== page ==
Corr offers a few suggestions for how organisations can effectively support their CISOs and cyber-teams:
Set cybersecurity and risk performance management goals for senior leaders within the organisation.”
Identify a sponsor and senior supporters that will look out for the CISO, articulate the good work they are doing and how they are supporting the organisational strategy and goals.”
Pay for executive coaching. This could really help CISOs to develop the broad range of skills they need to do the job. It can also be someone to turn to when they start feeling the pressure.”
Fund education, training and conferences for cyber teams.”
Hopefully, as organisations continue to incorporate novel methods to support their CISOs and cyber-teams (such as those outlined by Corr), this will gradually raise the industry standard, resulting in greater levels of mental health and wellbeing across the enterprise.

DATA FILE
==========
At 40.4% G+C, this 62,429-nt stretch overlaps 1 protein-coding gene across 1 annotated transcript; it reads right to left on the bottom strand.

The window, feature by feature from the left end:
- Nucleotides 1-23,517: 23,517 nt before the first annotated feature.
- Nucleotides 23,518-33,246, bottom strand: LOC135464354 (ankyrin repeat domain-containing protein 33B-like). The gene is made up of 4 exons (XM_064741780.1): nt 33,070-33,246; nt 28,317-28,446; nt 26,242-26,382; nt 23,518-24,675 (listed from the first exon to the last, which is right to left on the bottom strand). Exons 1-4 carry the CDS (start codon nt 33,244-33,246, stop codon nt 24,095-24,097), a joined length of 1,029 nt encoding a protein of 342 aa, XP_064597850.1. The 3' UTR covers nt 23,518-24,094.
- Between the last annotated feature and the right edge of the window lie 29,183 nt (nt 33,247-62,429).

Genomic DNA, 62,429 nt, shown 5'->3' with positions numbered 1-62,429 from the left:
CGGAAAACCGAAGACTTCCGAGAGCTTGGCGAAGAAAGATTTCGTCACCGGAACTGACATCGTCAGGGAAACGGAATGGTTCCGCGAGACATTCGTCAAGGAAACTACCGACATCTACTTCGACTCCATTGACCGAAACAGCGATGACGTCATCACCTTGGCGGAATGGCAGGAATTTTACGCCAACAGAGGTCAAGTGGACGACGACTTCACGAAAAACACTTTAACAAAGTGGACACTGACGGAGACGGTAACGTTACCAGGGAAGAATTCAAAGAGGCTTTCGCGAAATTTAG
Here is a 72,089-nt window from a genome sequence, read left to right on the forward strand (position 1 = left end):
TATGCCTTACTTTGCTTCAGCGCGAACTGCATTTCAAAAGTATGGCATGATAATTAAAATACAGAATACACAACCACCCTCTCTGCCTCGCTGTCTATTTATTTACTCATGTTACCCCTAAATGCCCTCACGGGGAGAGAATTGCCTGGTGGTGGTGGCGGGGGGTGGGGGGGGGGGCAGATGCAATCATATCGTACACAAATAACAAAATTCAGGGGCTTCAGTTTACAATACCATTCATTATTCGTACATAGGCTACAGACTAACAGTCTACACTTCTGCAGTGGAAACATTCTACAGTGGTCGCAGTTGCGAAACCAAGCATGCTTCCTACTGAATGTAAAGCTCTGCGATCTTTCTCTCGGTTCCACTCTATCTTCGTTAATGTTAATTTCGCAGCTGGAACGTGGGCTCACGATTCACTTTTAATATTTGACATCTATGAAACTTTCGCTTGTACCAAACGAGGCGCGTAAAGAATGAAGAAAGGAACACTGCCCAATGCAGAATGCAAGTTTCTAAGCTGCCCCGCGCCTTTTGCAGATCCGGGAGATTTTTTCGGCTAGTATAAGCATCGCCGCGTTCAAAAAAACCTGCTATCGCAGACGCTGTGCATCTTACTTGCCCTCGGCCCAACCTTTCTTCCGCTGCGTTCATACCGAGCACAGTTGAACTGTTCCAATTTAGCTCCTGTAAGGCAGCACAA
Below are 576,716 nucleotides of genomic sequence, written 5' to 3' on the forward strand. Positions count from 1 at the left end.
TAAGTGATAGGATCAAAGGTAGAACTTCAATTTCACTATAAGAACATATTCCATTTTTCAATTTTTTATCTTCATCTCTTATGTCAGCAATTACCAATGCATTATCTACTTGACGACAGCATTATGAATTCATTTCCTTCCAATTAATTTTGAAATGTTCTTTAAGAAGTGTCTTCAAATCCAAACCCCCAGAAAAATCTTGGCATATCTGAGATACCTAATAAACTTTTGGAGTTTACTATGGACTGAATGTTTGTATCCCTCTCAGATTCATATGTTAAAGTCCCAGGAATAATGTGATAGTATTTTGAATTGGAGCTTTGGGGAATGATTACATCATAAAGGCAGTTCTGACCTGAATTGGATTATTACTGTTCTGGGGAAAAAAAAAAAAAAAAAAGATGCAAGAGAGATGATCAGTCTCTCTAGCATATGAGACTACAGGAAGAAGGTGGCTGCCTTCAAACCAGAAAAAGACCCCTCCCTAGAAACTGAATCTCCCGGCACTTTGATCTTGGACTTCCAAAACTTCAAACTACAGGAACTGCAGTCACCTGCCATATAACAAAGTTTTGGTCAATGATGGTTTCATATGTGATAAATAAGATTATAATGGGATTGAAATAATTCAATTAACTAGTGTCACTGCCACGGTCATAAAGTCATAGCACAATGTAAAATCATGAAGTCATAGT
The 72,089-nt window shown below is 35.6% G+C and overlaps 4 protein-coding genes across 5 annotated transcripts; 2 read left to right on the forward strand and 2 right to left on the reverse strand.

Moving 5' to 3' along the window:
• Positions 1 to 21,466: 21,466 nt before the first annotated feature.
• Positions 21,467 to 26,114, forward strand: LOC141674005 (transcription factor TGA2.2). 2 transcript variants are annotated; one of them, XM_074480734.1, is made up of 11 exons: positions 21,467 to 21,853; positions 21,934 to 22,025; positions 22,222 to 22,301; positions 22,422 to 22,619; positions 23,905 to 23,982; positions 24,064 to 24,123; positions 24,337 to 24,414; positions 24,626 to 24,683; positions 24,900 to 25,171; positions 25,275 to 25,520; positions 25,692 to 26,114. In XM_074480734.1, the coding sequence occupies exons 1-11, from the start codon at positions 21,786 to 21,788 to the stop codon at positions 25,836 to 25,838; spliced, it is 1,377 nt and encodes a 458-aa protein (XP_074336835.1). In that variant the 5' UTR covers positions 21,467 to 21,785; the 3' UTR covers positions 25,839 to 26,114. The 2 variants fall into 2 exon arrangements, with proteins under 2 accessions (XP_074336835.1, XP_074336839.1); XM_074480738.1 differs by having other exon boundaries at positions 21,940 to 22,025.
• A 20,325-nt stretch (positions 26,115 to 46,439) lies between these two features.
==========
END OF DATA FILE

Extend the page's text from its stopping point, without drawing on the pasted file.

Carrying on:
In the UK & Ireland CISO Community, we will continue to create a safe and open space for CISOs to share their personal stories of mental health and wellbeing within the industry, bringing the community together to discuss new ideas about how to support one another and raise awareness of these key issues.
If you have a story you would like to share, please contact Sam Lincoln, Content Manager firstname.lastname@example.org. You can share your perspective with the community via our in-person and virtual gatherings such as our Summits, Virtual Town Halls, Virtual Boardrooms and also through content pieces like this.
Explore more key topics like mental health and wellbeing by joining the UK & Ireland CISO Community of like-minded CISO peers. Members of the community come together several times a year to connect, exchange ideas and experiences, and validate strategies and solutions.
Content adapted from the UK & Ireland CISO Executive Summt. Special thanks to all participating companies.